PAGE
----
7 rules for protecting yourself

Counterfeiting is not always obvious. Follow several simple rules to avoid unknowingly purchasing counterfeit goods.

1. Avoid buying overly cheap products; a very low price may be inviting, but it is an indicator of poor quality; it may seem like a great deal, but you are actually buying a product which will not last and will deteriorate much more quickly than the original.
2. Always use authorised dealers for your purchases, as they offer clear warranties on the origin of the goods; be wary of products usually sold through official sales channels which are being sold on the street or on the beach by illegal vendors, at impromptu stalls and market stalls, etc.
3. Before making expensive purchases, always consult people who have greater knowledge of the product.
4. Always check the labels on the products you purchase (it is their "identity card") and be wary of those with extremely small or unclear writing or lacking any indications of origin and the "CE mark": the most correct labels are those which guarantee the best knowledge of the product: transparency of the trademark, production process, place of manufacture and characteristics.
5. Only purchase products with undamaged packets and packaging, with the manufacturer's name, checking their origin and any quality marks or certification.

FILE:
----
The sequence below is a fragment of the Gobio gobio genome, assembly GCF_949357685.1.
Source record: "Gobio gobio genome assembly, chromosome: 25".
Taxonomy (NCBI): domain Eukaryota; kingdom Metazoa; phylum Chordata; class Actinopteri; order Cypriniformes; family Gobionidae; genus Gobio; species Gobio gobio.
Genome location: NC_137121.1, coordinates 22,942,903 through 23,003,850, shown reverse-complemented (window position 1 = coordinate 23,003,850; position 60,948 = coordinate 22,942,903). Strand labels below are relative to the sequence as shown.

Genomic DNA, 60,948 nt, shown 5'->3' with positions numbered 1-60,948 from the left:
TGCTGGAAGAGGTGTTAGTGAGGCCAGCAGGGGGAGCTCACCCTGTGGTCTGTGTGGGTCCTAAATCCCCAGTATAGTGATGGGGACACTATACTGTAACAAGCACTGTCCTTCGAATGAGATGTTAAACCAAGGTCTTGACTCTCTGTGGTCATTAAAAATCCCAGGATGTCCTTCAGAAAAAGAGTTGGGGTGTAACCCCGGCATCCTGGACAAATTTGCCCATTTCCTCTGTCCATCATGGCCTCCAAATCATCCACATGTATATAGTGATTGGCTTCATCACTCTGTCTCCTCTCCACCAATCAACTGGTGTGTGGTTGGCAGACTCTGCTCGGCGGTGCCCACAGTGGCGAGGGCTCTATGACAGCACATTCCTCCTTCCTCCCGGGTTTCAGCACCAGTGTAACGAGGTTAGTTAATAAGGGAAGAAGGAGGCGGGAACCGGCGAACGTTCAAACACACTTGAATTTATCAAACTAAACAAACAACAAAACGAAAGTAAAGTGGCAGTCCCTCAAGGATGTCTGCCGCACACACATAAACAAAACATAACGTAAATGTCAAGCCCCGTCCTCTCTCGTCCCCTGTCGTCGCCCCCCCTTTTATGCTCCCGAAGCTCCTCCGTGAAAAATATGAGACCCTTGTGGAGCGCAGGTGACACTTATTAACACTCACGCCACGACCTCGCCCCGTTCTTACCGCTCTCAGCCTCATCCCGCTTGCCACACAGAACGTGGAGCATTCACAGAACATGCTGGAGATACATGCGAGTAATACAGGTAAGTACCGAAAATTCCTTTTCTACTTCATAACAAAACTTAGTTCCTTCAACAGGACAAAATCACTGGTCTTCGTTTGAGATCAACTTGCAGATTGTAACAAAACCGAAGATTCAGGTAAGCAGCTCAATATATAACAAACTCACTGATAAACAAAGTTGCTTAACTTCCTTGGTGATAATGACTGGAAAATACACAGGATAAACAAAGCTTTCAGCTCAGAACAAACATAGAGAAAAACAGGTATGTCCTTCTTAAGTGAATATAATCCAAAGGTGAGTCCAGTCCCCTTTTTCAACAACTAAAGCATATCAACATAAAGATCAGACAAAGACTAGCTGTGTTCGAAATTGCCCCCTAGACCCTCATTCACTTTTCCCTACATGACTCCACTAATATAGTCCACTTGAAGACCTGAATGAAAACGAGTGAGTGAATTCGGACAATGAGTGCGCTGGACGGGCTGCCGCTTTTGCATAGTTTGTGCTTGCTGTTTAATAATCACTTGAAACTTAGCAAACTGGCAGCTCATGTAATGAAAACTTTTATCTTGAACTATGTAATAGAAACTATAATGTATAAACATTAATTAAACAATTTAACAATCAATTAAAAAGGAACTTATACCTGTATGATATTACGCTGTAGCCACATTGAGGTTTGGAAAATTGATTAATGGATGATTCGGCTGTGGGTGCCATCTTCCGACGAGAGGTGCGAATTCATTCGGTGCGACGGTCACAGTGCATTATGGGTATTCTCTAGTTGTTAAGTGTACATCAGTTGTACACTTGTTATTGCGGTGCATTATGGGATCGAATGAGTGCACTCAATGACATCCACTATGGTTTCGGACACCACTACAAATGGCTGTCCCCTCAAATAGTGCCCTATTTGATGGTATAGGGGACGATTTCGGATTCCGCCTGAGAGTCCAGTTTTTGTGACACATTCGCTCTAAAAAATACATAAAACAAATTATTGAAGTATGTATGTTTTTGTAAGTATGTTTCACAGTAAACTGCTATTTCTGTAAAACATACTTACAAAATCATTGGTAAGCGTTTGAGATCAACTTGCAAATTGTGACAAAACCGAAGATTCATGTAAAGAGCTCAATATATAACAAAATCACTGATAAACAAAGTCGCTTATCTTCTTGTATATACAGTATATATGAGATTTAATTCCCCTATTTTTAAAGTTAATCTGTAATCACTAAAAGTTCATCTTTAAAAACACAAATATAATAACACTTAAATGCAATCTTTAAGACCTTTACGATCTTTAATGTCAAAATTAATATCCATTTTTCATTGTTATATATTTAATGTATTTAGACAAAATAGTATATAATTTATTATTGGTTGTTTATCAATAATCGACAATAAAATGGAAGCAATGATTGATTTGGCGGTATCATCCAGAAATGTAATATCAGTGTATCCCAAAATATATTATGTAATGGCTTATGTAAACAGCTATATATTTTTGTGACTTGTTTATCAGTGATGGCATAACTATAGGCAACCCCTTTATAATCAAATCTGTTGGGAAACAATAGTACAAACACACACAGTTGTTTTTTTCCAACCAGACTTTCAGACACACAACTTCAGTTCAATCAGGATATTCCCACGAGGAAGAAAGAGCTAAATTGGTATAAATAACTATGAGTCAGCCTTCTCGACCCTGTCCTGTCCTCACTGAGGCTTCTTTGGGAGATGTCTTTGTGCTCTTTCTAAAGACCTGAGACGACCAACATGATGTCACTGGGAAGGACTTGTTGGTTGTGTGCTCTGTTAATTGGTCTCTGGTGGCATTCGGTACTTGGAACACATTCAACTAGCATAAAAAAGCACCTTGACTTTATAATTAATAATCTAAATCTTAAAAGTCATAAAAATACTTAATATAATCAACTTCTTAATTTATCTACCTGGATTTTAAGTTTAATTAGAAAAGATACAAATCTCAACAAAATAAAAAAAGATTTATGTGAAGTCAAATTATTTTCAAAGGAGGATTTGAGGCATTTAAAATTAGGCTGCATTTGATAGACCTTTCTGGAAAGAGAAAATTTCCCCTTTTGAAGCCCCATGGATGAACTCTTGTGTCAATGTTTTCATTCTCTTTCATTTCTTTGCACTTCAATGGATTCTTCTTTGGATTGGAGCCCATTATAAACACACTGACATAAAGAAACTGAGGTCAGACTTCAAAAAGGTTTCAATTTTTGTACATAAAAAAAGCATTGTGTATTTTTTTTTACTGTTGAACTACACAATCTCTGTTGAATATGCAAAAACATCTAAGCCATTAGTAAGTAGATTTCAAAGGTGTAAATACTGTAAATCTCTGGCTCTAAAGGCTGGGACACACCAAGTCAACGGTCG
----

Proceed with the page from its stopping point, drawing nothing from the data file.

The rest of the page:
6. Be wary of "door to door sales": if you do not receive precise information on the seller's identity and contact details (telephone number, domicile, etc.), these may be counterfeit products.
7. Pay particular care when purchasing products over the Internet or through television programs, particularly when it is not possible to see the goods before purchasing them and return them once received.
In order to support responsible choices by consumers five Anti-counterfeiting guidebooks (sub-titled “Knowing about problems in order to deal with them better”) are available, prepared by the Directorate-General in collaboration with consumer and business associations. Each Guidebook is dedicated to a merchandise sector particularly affected by this phenomenon: food, clothing and accessories, toys, cosmetics, spare parts for cars/motorbikes and household appliances. Dynamic and attractive graphics and simple and direct language are used in the five Guidebooks to present the different types of counterfeiting, the specific precautions to adopt for each sector upon purchase, the procedures in the case of non-original or faulty products, regulations supporting claims.



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